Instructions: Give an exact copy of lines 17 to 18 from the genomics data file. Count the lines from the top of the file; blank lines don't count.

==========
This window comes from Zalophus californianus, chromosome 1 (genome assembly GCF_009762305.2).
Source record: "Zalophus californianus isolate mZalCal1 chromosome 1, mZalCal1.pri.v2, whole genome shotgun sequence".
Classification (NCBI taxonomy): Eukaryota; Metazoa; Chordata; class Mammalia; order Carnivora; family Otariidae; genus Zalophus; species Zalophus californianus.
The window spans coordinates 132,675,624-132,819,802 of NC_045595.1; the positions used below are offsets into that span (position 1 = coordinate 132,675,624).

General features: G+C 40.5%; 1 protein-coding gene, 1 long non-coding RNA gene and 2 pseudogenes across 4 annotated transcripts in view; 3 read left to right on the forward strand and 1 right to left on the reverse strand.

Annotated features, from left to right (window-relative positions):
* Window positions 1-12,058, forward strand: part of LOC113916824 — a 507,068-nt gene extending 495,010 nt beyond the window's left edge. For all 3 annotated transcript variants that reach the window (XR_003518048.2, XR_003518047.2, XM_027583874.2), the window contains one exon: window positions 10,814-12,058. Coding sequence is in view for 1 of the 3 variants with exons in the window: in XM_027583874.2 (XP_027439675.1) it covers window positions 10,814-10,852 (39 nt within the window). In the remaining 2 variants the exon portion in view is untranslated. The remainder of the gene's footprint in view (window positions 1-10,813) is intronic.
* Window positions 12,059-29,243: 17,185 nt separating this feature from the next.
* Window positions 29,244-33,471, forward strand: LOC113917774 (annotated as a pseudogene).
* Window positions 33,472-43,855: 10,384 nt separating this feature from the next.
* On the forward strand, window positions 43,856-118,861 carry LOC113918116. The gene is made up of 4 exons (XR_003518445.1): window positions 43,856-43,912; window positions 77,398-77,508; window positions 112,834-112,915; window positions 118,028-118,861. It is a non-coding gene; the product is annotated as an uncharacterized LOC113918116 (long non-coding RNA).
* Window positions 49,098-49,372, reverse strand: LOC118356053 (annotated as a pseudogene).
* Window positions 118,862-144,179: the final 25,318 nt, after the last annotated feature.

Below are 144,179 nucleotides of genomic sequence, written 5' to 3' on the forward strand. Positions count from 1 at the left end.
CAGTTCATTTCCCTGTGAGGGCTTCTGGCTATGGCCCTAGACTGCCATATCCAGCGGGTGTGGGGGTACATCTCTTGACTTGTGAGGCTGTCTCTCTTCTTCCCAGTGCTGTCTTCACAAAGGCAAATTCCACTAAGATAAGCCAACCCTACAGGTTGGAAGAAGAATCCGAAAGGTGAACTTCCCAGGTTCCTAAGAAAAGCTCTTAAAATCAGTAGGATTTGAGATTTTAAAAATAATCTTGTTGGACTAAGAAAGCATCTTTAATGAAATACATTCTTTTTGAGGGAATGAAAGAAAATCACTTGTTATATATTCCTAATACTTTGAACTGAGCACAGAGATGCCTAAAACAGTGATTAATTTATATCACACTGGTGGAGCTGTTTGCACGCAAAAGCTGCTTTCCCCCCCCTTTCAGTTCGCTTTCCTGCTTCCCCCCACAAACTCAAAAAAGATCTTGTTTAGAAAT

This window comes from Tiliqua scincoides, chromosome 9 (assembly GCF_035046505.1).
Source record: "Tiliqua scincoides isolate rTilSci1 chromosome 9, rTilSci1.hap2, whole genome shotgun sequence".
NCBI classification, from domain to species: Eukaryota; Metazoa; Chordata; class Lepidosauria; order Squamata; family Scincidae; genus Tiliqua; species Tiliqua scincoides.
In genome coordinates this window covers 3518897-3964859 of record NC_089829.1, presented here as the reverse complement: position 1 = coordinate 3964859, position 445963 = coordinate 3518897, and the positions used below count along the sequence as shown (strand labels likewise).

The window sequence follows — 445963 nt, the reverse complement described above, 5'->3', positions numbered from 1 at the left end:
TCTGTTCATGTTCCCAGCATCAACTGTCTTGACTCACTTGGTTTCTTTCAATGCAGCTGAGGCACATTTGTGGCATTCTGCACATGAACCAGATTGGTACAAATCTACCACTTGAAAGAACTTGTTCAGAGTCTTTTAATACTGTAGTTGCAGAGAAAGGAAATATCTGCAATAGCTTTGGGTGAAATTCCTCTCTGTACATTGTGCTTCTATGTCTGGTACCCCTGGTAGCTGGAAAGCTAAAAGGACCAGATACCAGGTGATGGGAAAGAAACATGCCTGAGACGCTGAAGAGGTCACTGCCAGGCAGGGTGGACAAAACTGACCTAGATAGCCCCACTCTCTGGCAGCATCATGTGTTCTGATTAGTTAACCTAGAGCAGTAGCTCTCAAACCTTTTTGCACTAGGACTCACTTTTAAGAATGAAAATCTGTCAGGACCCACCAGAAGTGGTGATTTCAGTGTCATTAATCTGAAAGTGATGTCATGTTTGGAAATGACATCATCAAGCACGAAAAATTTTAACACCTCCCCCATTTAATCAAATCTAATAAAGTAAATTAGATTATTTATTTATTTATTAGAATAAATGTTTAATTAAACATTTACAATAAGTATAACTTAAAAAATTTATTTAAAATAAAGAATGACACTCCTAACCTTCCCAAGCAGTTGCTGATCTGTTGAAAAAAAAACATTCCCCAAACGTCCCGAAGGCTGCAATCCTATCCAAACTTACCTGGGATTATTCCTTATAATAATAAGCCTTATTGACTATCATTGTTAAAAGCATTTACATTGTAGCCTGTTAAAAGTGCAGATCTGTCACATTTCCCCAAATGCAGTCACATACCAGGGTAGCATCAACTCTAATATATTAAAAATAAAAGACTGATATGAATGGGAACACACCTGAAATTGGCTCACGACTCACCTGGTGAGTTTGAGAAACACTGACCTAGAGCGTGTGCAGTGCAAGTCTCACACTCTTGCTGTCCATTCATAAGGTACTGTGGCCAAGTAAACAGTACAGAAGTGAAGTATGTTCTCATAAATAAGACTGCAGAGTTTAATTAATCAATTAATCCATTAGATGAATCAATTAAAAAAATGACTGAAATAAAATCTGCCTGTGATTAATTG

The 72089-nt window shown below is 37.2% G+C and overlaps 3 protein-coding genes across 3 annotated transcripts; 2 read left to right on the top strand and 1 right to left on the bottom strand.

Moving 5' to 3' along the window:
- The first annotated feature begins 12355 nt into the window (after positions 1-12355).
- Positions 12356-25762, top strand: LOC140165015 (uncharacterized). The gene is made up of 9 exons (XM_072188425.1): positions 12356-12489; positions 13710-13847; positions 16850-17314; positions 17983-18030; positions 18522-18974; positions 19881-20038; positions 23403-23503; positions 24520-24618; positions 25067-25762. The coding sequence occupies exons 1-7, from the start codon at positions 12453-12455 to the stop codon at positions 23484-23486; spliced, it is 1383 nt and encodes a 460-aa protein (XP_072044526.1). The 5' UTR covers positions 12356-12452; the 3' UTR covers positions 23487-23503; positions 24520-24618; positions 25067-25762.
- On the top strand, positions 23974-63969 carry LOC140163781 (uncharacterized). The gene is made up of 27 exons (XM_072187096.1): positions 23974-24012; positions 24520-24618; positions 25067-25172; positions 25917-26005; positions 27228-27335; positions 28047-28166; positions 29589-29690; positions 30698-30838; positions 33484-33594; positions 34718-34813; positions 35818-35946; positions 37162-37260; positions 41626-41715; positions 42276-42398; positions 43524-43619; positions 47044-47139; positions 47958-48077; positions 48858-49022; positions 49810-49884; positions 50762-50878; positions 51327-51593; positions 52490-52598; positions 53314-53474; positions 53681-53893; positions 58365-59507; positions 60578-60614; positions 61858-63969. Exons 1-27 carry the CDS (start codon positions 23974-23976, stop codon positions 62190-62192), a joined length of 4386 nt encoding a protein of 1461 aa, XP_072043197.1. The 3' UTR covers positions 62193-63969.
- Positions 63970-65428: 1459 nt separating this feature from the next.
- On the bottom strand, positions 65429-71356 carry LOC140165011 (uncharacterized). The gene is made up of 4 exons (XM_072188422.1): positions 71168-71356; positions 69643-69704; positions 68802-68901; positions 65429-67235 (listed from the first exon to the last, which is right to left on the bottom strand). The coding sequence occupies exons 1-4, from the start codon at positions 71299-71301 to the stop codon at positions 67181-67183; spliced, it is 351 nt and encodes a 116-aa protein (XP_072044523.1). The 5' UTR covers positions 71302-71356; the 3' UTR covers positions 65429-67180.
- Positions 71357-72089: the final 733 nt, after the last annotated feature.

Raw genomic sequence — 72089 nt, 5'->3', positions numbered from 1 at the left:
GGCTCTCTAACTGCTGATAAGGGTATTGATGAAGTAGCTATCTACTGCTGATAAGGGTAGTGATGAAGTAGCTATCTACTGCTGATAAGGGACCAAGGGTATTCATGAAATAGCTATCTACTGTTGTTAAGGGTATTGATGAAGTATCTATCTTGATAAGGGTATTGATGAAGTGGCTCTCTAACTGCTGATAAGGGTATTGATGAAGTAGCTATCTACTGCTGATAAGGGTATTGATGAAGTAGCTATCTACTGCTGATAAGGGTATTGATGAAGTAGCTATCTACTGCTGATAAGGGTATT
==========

Source record: "Tiliqua scincoides isolate rTilSci1 chromosome 9, rTilSci1.hap2, whole genome shotgun sequence".
NCBI classification, from domain to species: Eukaryota; Metazoa; Chordata; class Lepidosauria; order Squamata; family Scincidae; genus Tiliqua; species Tiliqua scincoides.